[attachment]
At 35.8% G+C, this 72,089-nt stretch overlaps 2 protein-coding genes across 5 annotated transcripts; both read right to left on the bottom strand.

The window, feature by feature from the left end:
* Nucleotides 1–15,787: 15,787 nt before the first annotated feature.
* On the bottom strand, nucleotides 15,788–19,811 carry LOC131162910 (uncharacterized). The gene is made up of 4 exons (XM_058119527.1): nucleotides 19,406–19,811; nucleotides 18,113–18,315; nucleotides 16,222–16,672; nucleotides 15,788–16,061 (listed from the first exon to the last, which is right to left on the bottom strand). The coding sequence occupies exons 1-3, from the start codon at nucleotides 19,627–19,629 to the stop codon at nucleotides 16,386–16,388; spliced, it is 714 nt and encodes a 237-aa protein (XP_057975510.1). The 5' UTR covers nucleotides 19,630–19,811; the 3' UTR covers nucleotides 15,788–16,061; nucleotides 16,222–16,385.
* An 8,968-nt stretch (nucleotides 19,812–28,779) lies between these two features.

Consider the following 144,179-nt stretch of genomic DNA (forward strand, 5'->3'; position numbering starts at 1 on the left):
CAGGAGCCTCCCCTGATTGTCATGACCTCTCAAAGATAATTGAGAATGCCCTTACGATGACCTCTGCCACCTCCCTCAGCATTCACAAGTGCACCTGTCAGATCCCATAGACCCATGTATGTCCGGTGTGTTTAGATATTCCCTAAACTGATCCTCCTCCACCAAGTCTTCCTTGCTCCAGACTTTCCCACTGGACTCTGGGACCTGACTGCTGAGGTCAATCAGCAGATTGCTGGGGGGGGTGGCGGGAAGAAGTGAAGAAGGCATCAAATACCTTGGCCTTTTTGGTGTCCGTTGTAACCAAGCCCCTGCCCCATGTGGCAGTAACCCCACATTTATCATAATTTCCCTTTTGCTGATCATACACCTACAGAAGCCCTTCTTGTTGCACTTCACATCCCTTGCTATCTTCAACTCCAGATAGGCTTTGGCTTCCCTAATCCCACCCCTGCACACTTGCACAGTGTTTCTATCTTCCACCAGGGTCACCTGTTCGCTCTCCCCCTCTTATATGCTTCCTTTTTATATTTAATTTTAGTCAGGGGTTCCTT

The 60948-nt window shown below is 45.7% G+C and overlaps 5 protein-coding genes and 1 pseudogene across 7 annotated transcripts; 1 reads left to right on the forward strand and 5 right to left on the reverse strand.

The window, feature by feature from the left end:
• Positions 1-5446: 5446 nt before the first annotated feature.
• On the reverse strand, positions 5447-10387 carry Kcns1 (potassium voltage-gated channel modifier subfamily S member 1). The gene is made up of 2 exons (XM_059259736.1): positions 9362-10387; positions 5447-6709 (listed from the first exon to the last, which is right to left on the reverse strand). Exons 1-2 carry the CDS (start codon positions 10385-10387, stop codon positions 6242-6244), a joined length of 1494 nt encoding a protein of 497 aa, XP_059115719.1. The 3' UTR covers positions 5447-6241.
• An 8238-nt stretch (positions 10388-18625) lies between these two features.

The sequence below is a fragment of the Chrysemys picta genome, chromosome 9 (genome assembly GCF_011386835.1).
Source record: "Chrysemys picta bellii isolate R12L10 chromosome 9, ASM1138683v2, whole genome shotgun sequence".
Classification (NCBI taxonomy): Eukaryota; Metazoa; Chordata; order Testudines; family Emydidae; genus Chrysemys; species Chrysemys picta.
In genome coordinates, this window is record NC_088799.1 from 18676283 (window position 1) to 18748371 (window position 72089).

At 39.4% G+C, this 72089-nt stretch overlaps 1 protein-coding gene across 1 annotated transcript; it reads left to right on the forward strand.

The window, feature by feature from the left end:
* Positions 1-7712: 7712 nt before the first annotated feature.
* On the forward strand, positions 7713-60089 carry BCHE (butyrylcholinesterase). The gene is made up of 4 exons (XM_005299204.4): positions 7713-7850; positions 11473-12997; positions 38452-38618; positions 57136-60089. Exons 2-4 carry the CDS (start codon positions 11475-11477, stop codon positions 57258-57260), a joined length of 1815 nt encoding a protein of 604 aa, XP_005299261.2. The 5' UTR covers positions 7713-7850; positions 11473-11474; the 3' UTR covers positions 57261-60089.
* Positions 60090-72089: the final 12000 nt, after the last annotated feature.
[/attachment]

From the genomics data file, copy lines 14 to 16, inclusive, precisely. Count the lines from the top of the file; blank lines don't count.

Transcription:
Source record: "Chrysemys picta bellii isolate R12L10 chromosome 9, ASM1138683v2, whole genome shotgun sequence".
Classification (NCBI taxonomy): Eukaryota; Metazoa; Chordata; order Testudines; family Emydidae; genus Chrysemys; species Chrysemys picta.
In genome coordinates, this window is record NC_088799.1 from 18676283 (window position 1) to 18748371 (window position 72089).